Is e-filing really a much better way to record your taxes?
Americans and the IRS may not agree on everything, but they are largely on precisely the exact same page in regards to e-filing individual income tax returns.
Nearly all individual income tax returns filed to the IRS are e-filed. E-filing is a favorite as it is a win-win for taxpayers and the IRS.
If you e-file your federal income tax return, you save the IRS money because its employees do not have to spend time manually processing your return. In return, you could find any refund you’re owed faster, especially if you have it directly deposited into your bank account.
But what about safety? And can digital filing really provide you access to all of the forms you might need in case you’ve got a complex tax situation? Are there situations when you can not e-file? Let us look at the benefits of e-filing, and whether it may be the best filing choice for your needs.
If you’re thinking about e-filing, some of the advantages include:
- Quick affirmation your forms are obtained: The IRS will confirm a tax filing was received within 24 hours of digital submission. For paper filers, the IRS does not send any acknowledgment your forms have arrived .
Timely refunds: When you submit a paper filing, it may take six to eight months to be given a tax refund. With e-filing, you are going to get your money in 3 weeks or not. Choosing direct deposit can also speed up the refund procedure.
Reduced likelihood of errors: In accordance with the IRS, there is around a 1% error rate on e-filed yields, compared with a 20% speed of errors on paper filings. The IRS also provides more info on issues discovered on e-filed returns compared with paper returns.
Simple payment process: If you owe the IRS money, it’s easier to cover at your convenience when you e-file. You can submit returns early and pay afterwards if needed, as long as you pay by the April 15 filing deadline. You also have the choice to pay your balance by using the IRS Immediate pay service from your checking or savings account, submitting a credit card through a payment processor for a fee, or paying by check or money order. Just be aware delaying payment following the filing due date (typically April 15) will lead to penalties and interest.
Digital storage of taxation information: Submitting returns electronically means there is an electronic backup of your tax documents. If something happens to your paperwork, then you’ll have a digital backup.
The good news: Most taxpayers do opt to e-file and get those benefits — and the process of doing this is easy.
How to e-file a tax return?
You have four choices for filing an electronically filed tax return to the IRS.
- Utilize IRS Free File: If your adjusted gross income is $72,000 or less you could have the ability to use the IRS Free File program.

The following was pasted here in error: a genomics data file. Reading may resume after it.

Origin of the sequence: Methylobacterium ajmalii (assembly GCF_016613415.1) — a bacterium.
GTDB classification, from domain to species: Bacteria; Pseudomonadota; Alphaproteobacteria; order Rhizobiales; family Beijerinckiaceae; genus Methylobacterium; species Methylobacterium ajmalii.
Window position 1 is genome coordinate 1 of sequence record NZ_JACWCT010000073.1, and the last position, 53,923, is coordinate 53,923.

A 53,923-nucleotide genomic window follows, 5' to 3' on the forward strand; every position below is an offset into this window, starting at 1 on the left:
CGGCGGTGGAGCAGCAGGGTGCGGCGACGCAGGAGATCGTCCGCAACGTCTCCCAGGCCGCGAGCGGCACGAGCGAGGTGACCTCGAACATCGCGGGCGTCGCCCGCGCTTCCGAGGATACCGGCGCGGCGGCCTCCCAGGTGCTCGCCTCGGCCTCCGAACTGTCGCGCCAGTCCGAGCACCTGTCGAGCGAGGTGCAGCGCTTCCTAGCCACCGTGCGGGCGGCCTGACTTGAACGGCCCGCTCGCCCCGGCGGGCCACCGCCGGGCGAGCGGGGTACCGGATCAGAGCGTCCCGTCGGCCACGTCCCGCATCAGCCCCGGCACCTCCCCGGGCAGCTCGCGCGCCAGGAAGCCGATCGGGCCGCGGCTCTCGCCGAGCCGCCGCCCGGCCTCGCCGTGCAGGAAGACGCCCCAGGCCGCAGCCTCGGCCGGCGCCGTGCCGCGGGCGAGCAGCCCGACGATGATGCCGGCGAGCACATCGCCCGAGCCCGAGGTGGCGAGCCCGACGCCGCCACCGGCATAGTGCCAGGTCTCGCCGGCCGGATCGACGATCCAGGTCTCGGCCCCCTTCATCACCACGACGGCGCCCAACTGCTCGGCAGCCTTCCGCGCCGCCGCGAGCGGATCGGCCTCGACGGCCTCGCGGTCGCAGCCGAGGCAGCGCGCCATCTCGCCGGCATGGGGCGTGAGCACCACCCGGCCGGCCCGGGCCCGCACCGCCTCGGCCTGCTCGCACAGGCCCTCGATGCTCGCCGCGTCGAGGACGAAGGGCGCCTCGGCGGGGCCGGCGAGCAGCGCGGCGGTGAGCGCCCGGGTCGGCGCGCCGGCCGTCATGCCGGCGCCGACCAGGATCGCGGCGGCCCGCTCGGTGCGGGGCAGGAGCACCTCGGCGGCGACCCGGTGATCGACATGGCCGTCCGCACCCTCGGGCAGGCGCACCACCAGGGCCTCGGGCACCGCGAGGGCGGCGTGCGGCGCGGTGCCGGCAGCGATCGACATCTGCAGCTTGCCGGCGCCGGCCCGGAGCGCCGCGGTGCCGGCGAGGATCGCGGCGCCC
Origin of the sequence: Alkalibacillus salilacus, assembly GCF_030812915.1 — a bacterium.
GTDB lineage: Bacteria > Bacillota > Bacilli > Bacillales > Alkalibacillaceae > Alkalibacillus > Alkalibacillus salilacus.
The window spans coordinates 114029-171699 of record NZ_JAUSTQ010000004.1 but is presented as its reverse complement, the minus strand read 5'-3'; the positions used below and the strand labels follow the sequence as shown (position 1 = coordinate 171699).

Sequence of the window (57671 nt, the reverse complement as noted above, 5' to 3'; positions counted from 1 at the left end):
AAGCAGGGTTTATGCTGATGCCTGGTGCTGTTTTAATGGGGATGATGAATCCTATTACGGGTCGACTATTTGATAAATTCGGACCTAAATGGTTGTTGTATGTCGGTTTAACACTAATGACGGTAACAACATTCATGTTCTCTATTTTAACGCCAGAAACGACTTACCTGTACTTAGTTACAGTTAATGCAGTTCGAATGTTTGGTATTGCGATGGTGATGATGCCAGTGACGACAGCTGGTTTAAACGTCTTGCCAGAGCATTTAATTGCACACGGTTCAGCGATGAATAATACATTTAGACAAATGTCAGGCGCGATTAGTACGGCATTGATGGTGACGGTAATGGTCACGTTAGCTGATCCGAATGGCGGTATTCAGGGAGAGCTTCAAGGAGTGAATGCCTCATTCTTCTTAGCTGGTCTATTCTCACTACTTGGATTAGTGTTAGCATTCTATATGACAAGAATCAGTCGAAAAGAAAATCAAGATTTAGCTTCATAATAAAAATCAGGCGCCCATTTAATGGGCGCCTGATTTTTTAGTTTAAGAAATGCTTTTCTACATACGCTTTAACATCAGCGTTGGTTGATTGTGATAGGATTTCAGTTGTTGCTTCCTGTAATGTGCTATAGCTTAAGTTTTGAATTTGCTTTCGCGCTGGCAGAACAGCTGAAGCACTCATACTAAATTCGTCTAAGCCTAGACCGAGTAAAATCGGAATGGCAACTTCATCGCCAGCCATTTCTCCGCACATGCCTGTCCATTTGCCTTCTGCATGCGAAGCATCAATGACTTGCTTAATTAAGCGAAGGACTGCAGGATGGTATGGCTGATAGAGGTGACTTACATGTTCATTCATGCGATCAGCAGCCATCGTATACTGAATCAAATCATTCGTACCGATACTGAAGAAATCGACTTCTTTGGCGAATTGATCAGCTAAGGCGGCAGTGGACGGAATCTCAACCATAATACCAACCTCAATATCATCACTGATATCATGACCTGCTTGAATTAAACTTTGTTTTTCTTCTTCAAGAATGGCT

- Free File Fillable Forms — If your income is more than $72,000 and you’re comfortable doing your taxes without assistance, you can use Free File Fillable Forms from the IRS. The forms do the math for you and provide standard advice. You can only do your federal return with all these forms.
- Utilize an internet tax preparation tax or service software: Tax prep software and online filing services are options. These choices are an easy way to finish and e-file your forms. Some applications suppliers charge for their apps, Some are liberated. The program asks you simple questions about your life and finances to steer you through the completion of your types.
- Get free, in-person tax help: In most states, you will find volunteers to help prepare and e-file yields. However, eligibility for free help is normally restricted based on income, and a few services cater to particular demographic groups. For instance, Tax Counseling for the Elderly programs focus primarily on helping filers who are 60 and older.
- Hire a paid preparer: Paid tax preparers, including CPAs, can e-file yields for you if they are licensed IRS e-file providers. The IRS maintains a database of licensed providers, but you should be aware this option is likely to be the most costly one.
Using online tax prep software is far and away the preferred approach of most taxpayers. Actually, the IRS says it expected over four tax returns to be filed through tax return prep software.
Is e-filing really secure?
While e-filing is convenient, you may worry about safety — especially with so many data breaches. But experts agree this isn’t a problem that should deter you from e-filing.
“E-filing a tax return has proven to be a very secure way to file your taxes,” says Scott Grissom, vice president of product leadership, marketing and sales at LegalShield. “In actuality, it can be more secure than paper filing since you’re sending your personal information through an encrypted system as opposed to exposing your information in the mail.”
Dennis Chow, vice president of data security at SCIS Security, clarifies the IRS has put security measures in place to keep your data safe. “Vendors typically utilize IRS particular APIs that require token sessions,” Chow says. “All this is routed over TLS encrypted links “
It is important to employ a trustworthy service that will help you file your taxes. Chow advises to not e-file on a public computer or utilize an internet connection which isn’t private.
For many taxpayers, it makes sense to e-file a yield because it’s the most convenient way to file your tax information to the IRS and it allows for timely refunds and effortless payment options. Just make certain to use tax preparation software from a dependable source, so you can make certain the information which you supply to transmit to the IRS is going to be kept protected.